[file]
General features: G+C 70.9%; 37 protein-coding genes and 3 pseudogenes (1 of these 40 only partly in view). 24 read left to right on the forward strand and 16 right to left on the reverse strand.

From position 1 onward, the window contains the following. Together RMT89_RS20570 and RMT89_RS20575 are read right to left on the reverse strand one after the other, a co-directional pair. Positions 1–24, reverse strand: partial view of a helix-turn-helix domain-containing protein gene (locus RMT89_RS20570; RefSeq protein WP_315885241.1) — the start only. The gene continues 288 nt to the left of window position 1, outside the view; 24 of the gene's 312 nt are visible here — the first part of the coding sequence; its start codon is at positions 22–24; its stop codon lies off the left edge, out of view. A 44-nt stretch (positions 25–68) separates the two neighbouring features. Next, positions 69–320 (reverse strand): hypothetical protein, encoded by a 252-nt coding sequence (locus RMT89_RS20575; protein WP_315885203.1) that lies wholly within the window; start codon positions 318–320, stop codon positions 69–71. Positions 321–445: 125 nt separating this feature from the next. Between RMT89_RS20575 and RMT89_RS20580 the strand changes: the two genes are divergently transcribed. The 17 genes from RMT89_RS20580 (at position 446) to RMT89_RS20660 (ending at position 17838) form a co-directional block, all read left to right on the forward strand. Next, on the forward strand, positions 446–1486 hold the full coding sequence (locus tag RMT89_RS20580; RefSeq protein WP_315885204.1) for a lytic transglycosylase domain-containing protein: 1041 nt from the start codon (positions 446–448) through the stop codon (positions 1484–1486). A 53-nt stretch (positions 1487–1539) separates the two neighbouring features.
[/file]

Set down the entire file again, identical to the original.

General features: G+C 70.9%; 37 protein-coding genes and 3 pseudogenes (1 of these 40 only partly in view). 24 read left to right on the forward strand and 16 right to left on the reverse strand.

From position 1 onward, the window contains the following. Together RMT89_RS20570 and RMT89_RS20575 are read right to left on the reverse strand one after the other, a co-directional pair. Positions 1–24, reverse strand: partial view of a helix-turn-helix domain-containing protein gene (locus RMT89_RS20570; RefSeq protein WP_315885241.1) — the start only. The gene continues 288 nt to the left of window position 1, outside the view; 24 of the gene's 312 nt are visible here — the first part of the coding sequence; its start codon is at positions 22–24; its stop codon lies off the left edge, out of view. A 44-nt stretch (positions 25–68) separates the two neighbouring features. Next, positions 69–320 (reverse strand): hypothetical protein, encoded by a 252-nt coding sequence (locus RMT89_RS20575; protein WP_315885203.1) that lies wholly within the window; start codon positions 318–320, stop codon positions 69–71. Positions 321–445: 125 nt separating this feature from the next. Between RMT89_RS20575 and RMT89_RS20580 the strand changes: the two genes are divergently transcribed. The 17 genes from RMT89_RS20580 (at position 446) to RMT89_RS20660 (ending at position 17838) form a co-directional block, all read left to right on the forward strand. Next, on the forward strand, positions 446–1486 hold the full coding sequence (locus tag RMT89_RS20580; RefSeq protein WP_315885204.1) for a lytic transglycosylase domain-containing protein: 1041 nt from the start codon (positions 446–448) through the stop codon (positions 1484–1486). A 53-nt stretch (positions 1487–1539) separates the two neighbouring features.